What Drives Politicians’ Online Popularity? An analysis of the 2010 US midterm elections

Cristian Vaccari, Rasmus Kleis Nielsen

Research output: Contribution to journalArticlepeer-review


The number of Web site visits, Facebook friends, or Twitter followers that politicians attract varies greatly, but little is known about what drives politicians' online popularity. In this article, we use data from a systematic tracking of congressional candidates' popularity on four Web platforms in the 112 most competitive congressional districts in the 2010 U.S. midterm elections to address that question. Using multivariate regression models, we show that while district-level socioeconomic characteristics have little effect on candidates' online popularity, challengers and candidates in open-seat races tend to attract larger audiences online, as do candidates who are more visible on political blogs. Surprisingly, how intensely candidates are covered in news media, how popular they are in opinion polls, and how much money they spend during the campaign show no significant effect. These findings help us understand the dynamics of Internet politics, and they have wider implications for candidate competition and party politics.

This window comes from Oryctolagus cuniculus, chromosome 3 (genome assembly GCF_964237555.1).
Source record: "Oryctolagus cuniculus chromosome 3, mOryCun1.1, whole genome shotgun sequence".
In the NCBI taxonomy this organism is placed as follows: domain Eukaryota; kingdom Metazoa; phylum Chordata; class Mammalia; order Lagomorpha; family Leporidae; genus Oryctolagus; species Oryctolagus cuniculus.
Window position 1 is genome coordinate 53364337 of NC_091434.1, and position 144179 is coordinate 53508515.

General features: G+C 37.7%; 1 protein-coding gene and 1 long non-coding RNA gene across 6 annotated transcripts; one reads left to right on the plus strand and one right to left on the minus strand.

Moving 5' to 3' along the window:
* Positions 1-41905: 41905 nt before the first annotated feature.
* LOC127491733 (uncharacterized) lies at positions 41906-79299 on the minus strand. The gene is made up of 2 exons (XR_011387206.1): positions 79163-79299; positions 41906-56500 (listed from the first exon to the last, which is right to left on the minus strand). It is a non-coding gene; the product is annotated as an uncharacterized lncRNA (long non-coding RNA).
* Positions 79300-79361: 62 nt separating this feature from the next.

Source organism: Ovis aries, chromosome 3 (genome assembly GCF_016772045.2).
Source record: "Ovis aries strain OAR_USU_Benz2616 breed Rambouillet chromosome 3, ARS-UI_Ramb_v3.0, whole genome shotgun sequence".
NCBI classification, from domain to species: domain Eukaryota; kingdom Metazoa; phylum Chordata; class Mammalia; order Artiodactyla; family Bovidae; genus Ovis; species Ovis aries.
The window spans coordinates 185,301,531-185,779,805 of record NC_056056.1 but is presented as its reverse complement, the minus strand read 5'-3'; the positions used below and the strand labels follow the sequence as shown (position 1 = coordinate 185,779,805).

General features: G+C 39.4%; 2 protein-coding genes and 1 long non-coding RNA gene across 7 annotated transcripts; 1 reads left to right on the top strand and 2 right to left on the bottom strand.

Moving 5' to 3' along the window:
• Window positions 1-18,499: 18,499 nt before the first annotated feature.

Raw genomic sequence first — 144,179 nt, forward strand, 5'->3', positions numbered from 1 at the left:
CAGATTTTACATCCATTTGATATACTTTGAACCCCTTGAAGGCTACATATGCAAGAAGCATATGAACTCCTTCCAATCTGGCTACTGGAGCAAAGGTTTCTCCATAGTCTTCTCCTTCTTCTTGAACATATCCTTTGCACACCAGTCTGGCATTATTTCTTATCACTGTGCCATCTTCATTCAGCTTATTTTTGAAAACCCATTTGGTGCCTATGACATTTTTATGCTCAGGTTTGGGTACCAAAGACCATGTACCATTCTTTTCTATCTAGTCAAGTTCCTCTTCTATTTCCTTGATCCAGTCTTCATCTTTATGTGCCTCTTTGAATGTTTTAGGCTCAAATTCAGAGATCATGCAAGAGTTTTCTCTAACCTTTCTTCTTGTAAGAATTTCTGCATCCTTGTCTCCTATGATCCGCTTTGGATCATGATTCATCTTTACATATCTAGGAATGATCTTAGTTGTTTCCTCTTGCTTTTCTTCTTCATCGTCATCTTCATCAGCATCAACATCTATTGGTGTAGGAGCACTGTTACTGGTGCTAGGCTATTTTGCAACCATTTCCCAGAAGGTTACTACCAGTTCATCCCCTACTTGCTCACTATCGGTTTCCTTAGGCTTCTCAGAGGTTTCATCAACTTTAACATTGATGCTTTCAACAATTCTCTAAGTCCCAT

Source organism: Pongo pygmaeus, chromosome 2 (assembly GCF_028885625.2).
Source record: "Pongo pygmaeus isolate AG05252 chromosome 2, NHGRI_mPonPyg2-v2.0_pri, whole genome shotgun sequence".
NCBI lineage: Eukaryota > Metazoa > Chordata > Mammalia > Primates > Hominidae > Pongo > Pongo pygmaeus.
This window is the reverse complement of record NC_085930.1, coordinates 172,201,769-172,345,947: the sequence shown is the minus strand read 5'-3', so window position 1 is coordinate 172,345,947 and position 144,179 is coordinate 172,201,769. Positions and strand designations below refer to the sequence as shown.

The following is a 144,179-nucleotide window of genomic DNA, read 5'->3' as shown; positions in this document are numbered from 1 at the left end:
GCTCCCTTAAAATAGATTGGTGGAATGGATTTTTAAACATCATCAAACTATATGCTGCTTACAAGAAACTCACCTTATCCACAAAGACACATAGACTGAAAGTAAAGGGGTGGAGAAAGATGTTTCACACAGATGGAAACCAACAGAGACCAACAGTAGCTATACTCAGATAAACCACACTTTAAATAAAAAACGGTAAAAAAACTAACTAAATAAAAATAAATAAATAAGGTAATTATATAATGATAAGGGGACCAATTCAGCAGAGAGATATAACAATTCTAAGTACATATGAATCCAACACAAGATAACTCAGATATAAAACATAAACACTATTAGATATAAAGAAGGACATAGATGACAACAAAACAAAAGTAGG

Original languageEnglish
Pages (from-to)208
Number of pages222
JournalJournal of Information Technology and Politics
Issue number2
Publication statusPublished - 2013


  • Online campaigning
  • online engagement
  • political blogs
  • social media
  • U.S. congressional elections

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